This past week, several consumer actions made headlines that affect the retail industry.

“Black Truffle Flavored Extra Virgin Olive Oil” Case Dismissed Against Trader Joe’s

On August 30, 2018, the Southern District of New York dismissed class action claims for consumers who purchased Trader Joe’s “Black Truffle Flavored Extra Virgin Olive Oil.” The complaint alleged that the product label contained the words “black truffle” in large black letters, with the words “flavored” and “extra virgin olive oil” in smaller cursive letters underneath. However, DNA testing revealed that the oil did not contain actual truffle, but rather 2,4-dithiapentane, a petroleum-based synthetic injection that imitates the taste and smell of truffles. Continue Reading Consumer Protection in Retail: Weekly Roundup

This past week, several consumer actions made headlines that affect the retail industry.

FTC Swats Misleading Advertising Claims Just in Time for Mosquito Season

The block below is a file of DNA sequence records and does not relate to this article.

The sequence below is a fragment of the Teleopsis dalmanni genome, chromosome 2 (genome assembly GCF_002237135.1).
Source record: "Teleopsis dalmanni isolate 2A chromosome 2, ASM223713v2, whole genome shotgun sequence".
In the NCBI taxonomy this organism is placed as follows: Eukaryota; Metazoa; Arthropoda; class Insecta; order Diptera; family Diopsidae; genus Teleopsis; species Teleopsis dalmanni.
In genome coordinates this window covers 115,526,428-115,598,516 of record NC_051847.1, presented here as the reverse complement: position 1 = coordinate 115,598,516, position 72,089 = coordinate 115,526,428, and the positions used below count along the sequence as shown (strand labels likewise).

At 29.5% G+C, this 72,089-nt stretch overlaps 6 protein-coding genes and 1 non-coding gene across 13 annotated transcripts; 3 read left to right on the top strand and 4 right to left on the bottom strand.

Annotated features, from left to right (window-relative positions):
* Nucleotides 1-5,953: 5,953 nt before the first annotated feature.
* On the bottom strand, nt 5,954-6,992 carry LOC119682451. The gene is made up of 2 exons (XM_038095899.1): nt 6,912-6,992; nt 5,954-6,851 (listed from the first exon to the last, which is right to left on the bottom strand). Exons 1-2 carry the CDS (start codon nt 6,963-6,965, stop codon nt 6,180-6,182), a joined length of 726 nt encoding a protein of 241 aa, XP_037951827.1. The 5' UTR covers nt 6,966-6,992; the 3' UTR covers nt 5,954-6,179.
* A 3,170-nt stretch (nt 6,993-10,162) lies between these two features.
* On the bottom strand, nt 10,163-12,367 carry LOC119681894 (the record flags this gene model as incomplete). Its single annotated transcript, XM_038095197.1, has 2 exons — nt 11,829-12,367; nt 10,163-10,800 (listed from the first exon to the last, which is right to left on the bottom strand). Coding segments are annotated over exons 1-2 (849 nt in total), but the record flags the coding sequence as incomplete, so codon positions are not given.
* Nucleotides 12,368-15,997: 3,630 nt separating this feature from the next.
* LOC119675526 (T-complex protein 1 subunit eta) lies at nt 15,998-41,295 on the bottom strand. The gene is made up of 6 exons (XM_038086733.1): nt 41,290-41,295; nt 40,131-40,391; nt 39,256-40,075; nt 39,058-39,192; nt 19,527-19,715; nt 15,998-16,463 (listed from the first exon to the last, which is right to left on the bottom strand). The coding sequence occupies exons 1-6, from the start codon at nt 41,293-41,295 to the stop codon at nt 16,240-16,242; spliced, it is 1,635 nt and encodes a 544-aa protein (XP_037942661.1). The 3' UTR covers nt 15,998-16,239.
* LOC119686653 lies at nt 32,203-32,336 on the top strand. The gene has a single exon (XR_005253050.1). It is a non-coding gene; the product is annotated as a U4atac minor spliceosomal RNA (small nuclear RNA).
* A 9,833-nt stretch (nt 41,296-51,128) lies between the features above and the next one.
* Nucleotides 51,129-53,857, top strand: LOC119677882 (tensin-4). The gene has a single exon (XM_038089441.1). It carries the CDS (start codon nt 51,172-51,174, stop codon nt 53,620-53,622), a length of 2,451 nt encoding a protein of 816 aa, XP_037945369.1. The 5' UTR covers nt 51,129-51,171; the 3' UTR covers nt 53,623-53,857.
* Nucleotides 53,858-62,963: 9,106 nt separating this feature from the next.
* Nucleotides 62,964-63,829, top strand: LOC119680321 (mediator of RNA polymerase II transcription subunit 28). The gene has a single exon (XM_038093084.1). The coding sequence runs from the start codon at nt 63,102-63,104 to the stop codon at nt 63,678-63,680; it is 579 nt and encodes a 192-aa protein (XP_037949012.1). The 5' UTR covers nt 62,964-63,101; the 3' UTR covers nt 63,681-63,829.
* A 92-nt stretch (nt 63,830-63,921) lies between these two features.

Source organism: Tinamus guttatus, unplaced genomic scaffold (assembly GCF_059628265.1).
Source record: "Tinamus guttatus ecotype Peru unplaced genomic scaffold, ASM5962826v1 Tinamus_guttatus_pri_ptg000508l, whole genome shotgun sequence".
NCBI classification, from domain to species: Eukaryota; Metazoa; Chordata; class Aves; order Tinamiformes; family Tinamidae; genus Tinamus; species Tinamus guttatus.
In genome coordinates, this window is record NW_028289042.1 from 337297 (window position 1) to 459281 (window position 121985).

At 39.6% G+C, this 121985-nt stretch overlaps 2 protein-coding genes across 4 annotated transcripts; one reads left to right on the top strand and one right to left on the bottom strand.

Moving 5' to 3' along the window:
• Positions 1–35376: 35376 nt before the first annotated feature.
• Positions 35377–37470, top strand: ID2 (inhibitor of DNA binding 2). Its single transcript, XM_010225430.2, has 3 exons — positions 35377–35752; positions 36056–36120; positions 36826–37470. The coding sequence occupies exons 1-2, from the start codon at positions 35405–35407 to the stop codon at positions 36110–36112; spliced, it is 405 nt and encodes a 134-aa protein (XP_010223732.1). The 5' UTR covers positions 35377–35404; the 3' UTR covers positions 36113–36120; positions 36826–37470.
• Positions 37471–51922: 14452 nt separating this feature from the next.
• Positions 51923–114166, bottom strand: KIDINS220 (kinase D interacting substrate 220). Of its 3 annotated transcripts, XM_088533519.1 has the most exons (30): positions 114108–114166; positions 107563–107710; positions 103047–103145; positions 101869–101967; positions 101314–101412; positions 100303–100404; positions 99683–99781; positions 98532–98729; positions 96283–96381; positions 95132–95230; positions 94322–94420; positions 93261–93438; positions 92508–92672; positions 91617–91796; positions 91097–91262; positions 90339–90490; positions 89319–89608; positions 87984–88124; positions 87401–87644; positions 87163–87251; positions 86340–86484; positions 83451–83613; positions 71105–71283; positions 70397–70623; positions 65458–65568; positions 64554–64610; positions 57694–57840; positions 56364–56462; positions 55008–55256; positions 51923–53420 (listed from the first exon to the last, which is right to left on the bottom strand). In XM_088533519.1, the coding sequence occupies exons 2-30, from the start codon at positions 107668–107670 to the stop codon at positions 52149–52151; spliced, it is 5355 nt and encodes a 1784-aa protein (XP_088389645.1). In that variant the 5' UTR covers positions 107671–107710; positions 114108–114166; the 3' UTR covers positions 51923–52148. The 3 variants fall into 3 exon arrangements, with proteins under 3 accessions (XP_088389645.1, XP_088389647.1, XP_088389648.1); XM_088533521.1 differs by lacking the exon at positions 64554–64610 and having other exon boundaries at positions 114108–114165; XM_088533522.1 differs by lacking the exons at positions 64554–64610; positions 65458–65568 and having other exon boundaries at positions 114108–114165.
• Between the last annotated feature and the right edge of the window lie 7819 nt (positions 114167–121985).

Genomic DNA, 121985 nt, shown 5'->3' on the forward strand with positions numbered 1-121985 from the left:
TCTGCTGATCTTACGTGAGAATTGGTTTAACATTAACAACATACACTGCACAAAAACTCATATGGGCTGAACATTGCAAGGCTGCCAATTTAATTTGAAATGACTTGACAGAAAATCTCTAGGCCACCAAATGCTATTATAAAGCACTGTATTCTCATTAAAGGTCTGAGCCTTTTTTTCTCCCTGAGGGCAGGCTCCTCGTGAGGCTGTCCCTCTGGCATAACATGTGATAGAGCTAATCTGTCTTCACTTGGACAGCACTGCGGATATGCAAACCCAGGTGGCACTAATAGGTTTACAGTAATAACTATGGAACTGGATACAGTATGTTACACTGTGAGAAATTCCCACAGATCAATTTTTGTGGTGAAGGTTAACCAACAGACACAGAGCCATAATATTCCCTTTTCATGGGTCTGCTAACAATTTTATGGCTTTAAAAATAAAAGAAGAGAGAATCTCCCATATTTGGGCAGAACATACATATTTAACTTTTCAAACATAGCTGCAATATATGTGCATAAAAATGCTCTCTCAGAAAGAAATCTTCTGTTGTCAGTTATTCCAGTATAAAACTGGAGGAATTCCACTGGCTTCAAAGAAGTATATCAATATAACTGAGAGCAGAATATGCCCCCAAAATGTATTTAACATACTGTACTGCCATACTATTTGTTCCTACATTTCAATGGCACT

The FTC and makers of the “Aromaflage” line of products have agreed to settle charges that Mike & Momo, Inc., deceptively marketed its mosquito-repelling perfume sprays and scented candles. The company agreed to stop making unsubstantiated claims that its products repel disease-carrying mosquitos, work for 2.5 hours, and are as effective as 25 percent DEET. The FTC also alleged that Mike & Momo packed its Amazon storefront with five-star reviews written by the owners and close family members; under the proposed consent order Mike & Momo must disclose any “unexpected material connection” between the company and any endorsers. Continue Reading Consumer Protection in Retail: Weekly Roundup

This past week, several consumer actions made headlines that affect the retail industry.

Nectar Brand to Put Its “Made in America” Claims to Bed